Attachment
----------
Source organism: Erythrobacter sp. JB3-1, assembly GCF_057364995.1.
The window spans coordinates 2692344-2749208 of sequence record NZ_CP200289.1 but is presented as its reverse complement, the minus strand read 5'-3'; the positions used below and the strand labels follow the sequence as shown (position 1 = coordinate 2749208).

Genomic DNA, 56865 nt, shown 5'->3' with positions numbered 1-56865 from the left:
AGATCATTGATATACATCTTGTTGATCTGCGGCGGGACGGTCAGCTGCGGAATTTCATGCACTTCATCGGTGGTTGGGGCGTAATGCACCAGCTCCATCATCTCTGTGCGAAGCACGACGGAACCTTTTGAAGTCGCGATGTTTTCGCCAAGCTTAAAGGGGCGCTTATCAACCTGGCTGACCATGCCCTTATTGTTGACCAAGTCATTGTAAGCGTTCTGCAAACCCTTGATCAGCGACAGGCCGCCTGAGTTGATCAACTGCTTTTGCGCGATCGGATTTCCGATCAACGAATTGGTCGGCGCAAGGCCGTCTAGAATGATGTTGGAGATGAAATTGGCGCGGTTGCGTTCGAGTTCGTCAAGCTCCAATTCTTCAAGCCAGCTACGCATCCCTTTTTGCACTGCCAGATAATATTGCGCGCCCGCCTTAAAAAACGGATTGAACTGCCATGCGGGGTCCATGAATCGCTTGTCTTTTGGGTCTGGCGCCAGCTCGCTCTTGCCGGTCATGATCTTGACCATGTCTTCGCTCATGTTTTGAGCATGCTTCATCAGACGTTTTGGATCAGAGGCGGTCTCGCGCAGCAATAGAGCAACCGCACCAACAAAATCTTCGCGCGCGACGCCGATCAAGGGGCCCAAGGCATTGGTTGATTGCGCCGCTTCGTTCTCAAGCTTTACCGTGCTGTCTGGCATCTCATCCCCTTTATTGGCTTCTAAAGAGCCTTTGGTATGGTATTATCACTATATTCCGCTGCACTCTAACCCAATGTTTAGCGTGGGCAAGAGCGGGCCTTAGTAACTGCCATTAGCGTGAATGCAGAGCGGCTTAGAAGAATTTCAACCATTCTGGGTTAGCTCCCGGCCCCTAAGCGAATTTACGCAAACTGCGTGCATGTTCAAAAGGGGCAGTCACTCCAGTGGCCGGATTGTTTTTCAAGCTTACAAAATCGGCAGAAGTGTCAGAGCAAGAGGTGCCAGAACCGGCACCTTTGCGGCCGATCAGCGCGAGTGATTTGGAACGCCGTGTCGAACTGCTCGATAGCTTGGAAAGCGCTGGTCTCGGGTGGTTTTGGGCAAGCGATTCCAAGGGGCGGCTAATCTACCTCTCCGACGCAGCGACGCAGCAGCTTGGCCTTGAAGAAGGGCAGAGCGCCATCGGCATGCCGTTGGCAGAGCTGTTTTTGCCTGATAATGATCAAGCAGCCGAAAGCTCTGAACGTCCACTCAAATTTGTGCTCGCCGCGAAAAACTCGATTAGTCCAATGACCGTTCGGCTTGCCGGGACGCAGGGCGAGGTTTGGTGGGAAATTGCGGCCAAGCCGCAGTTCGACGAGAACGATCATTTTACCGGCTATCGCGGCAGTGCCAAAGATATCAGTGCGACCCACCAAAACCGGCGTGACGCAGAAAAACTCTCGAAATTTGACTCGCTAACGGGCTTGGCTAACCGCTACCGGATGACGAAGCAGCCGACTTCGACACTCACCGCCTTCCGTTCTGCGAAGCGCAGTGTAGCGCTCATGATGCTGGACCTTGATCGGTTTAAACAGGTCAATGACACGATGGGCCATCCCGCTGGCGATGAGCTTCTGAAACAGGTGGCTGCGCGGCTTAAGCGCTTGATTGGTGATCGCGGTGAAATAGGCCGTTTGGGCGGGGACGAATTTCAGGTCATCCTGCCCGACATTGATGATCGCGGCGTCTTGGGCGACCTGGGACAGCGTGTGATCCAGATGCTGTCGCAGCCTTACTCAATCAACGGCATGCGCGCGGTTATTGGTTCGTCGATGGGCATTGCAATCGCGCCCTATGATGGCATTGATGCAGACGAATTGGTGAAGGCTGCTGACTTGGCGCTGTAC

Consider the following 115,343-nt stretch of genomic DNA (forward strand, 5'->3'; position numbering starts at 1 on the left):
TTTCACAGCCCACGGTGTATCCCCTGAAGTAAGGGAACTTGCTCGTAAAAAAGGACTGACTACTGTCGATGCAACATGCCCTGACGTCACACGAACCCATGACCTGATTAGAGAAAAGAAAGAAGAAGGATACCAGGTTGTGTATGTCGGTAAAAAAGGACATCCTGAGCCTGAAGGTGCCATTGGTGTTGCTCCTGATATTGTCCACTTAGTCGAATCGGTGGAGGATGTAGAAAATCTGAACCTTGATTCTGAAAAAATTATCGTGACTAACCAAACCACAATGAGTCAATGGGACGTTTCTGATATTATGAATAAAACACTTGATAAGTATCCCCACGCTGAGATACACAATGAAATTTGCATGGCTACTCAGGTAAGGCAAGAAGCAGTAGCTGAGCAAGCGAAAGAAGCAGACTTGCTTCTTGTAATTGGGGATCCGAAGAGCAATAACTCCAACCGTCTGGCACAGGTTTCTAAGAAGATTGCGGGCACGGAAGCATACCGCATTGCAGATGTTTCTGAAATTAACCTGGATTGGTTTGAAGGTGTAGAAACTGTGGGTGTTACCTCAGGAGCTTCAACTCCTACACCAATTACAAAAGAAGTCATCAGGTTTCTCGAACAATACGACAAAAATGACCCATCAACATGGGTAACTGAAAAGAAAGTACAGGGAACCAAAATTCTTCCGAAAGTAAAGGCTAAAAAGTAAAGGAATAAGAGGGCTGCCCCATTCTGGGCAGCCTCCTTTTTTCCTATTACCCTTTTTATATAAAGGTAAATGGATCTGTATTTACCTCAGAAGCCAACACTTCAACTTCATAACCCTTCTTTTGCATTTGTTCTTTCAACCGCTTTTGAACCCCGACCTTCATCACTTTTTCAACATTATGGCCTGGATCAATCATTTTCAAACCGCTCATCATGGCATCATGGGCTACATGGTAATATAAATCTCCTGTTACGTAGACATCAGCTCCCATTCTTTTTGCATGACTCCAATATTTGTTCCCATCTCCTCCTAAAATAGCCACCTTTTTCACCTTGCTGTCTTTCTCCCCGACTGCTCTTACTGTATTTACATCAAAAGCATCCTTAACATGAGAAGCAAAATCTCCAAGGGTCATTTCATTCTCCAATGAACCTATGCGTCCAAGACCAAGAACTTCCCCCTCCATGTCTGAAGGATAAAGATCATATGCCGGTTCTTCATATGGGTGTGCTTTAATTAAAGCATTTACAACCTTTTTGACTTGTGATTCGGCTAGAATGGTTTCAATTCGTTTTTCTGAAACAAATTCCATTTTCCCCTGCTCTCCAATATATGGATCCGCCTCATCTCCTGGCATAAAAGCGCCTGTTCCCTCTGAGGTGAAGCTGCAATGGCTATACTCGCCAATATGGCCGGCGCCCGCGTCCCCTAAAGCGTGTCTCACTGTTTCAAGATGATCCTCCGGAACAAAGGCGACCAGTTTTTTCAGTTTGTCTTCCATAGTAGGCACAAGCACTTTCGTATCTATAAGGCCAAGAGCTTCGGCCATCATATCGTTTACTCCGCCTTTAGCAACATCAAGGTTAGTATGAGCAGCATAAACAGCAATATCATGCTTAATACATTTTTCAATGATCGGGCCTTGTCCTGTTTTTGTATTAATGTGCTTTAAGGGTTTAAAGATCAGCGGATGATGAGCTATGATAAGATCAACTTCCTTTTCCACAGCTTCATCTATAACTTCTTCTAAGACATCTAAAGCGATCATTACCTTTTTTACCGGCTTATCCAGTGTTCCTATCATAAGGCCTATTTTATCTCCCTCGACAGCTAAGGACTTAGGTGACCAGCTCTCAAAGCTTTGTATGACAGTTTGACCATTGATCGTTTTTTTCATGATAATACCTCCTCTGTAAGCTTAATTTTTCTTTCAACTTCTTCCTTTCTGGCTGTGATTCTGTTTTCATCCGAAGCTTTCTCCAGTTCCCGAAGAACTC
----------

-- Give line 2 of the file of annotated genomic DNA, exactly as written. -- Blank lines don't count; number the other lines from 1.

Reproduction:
The window spans coordinates 2692344-2749208 of sequence record NZ_CP200289.1 but is presented as its reverse complement, the minus strand read 5'-3'; the positions used below and the strand labels follow the sequence as shown (position 1 = coordinate 2749208).